Exposure and Variety of Foods
The Key To Adventurous Eating
Any child can learn to love vegetables. Seriously! But, it does take time and effort for kids to learn to like more complex flavors, some veggies included. Parents must introduce a variety of foods early and often. This article shares some tips and tricks for what you can do to raise an adventurous eater, starting when you’re pregnant! Be prepared, kids might not like new food at first. Variety and exposure is hard, but doable.
First, some science…
You can influence what your child will eat, starting in the womb.
There is limited, but consistent evidence that certain flavors are detected in amniotic fluid and breastmilk. Researchers identified these flavors: garlic, caraway, carrot, eucalyptus, garlic, mint and vanilla. Further they found that if a mom consumed these foods while pregnant or breastfeeding, their child was more likely to accept these flavors later in life. Research is limited to just these foods, but it is a great plug to expand the variety of foods you eat when pregnant!
From six months to 16 months, you have a window to lock in food preferences
When your little one is just getting started with solid food, she’s likely to love everything you feed her. Parents can take advantage of this! You can actually help hardwire her brain to register foods later in life. Meaning, if your little one eats brussels sprouts puree when little, she is more likely to like brussels sprouts when she is 2. Her brain remembers it! This is why exposure to 100 different foods by age 1 is a common challenge (Fooblie will launch one for baby + parents in 2021, whoop!). As a parent, try to serve a variety of foods during this time, and boost exposure by serving the same food (like a carrot) prepared in different ways.
What happens after around 16 months? Your little one will start developing her own preferences and developmentally start to stop trying new things (this is temporary!) But, you will notice it will be harder for you to introduce new foods. We hear from parents something like “But my kid ate ANYTHING yesterday, what happened?”. Well your window to easily introduce new foods has closed!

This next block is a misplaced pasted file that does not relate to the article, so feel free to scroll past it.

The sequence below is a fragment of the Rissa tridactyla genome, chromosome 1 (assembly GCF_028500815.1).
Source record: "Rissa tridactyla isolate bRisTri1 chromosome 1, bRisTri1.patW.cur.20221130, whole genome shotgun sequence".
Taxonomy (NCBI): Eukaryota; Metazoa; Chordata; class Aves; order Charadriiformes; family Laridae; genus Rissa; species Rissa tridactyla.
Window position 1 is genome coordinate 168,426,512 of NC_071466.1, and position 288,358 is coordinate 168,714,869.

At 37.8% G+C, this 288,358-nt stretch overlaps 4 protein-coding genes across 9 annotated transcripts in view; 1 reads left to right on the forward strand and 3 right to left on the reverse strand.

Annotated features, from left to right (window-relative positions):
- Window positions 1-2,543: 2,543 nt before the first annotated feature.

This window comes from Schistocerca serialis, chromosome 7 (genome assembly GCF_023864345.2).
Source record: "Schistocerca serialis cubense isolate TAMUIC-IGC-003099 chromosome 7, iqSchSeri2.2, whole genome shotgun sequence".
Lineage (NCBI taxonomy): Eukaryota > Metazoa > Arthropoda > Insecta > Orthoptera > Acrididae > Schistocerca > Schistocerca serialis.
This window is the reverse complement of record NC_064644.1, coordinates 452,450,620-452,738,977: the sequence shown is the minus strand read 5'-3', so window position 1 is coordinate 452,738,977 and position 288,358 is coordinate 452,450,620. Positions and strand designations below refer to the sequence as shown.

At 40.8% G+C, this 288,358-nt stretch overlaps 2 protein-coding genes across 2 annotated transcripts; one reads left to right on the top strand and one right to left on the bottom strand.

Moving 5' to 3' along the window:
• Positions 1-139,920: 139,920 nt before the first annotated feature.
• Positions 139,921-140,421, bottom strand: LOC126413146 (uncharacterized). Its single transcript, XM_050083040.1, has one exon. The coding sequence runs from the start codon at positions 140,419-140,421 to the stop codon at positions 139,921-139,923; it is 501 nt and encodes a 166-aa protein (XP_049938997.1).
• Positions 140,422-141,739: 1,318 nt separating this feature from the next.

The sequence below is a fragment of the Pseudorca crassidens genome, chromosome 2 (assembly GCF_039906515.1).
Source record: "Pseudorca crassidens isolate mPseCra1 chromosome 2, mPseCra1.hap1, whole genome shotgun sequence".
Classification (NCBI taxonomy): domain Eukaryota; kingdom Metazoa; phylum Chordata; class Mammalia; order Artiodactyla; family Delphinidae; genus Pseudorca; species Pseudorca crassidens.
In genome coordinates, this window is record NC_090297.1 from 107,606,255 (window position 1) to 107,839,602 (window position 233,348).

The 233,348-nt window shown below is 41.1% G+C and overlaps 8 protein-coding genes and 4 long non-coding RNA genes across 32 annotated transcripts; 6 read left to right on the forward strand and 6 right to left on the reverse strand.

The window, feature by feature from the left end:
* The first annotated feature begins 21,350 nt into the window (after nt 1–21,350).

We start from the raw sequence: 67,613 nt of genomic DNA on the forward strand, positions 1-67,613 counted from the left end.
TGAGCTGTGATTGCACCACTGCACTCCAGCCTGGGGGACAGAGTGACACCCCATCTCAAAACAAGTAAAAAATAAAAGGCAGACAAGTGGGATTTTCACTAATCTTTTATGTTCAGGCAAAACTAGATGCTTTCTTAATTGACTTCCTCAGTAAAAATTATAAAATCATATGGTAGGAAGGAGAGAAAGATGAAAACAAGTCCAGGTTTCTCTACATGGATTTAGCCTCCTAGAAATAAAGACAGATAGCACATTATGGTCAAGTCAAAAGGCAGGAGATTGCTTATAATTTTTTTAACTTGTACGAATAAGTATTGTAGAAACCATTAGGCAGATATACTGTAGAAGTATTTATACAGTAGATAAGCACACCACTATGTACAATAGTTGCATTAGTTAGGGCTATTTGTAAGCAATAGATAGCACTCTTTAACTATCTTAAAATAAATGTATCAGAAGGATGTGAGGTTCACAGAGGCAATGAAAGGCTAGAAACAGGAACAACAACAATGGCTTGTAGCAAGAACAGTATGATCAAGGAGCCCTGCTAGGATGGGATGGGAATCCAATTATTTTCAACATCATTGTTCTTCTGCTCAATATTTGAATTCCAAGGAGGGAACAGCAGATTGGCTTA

What about older kids and adults?
The good news is, tastes likes and dislikes are not fixed. From a physiologic point of view, we know that taste buds regenerate every 2 weeks. Tastes change over time! So, if your kid is older than 16 months, the best way to get your kid to like new foods is to keep trying. We nutritionists call this ‘repeated exposure’. A human needs to try something 10 to 15 times before they learn to love it.
What is exposure?
Exposure and variety of foods go hand in hand. Exposure is any form of interaction with the food. Think the senses: see, smell, touch, talk and taste. Research has compared all of these and tasting is most effective. We know that a child needs to be exposed to a new food 10 to 15 times. That means, it needs to go in their mouth. It doesn’t need to be swallowed. Licking works!
But, tastes and textures matter too! A green bean sautéed with butter is not a raw green bean! An interesting study in preschoolers split them in three groups. Each group was repeatedly exposed to their group’s flavor of tofu (sweet, salty or plain). Every kid learned to love tofu, but it was more rare that a kid liked a different taste of tofu right away. The takeaway here? Keep trying different versions of the same food.
Now, how to make this work…
Variety is Queen
The ultimate goal is to mix up what you eat, so each day you are eating something different. This can be SO HARD! Plus, if you try to eat totally novel meals for breakfast lunch and dinner you’ll go crazy! Try to plan ahead some new things in one meal a day.
Here are our favorite tips:
Map it out
Don’t go crazy on this one, but it certainly helps to write out a plan. This can guide your grocery shopping. Fooblie co-founder Melissa uses this note pad (affiliate link) and Dr. Maria has a whiteboard on her fridge that she plans from.
Use theme days to plan your dinners
Here are our favorites to inspire how you plan for a variety of foods:
Color night (like pick one color and go with it!)
Breakfast for dinner
Crockpot / soup night
Meatless night (explore tofu, tempeh, etc!)
Pick a new country or cuisine from a map
Grain night (barley, rice pilaf, couscous… there are some good ones to get in the rotation!)
Use the rainbow to guide your fruit and veg choices
At the grocery store, use colors to guide you. Try to get one fruit or veg for each color in the rainbow.
Remember most veggies (even weird ones) work in soup
Make soup chunky or pureed based on your mood.
Be bold! You can try new things too
Actually, if you eat new foods in front of your little one, they are more likely to try too!
Make a list of what you eat. You may find you’re in a rut or not!
Want more help?
At Fooblie, we are so passionate about variety and exposure it is one of our five foundations to adventurous eating. If you want to talk to one of our Fooblie coaches about how to take this on in your home, we’re here for it!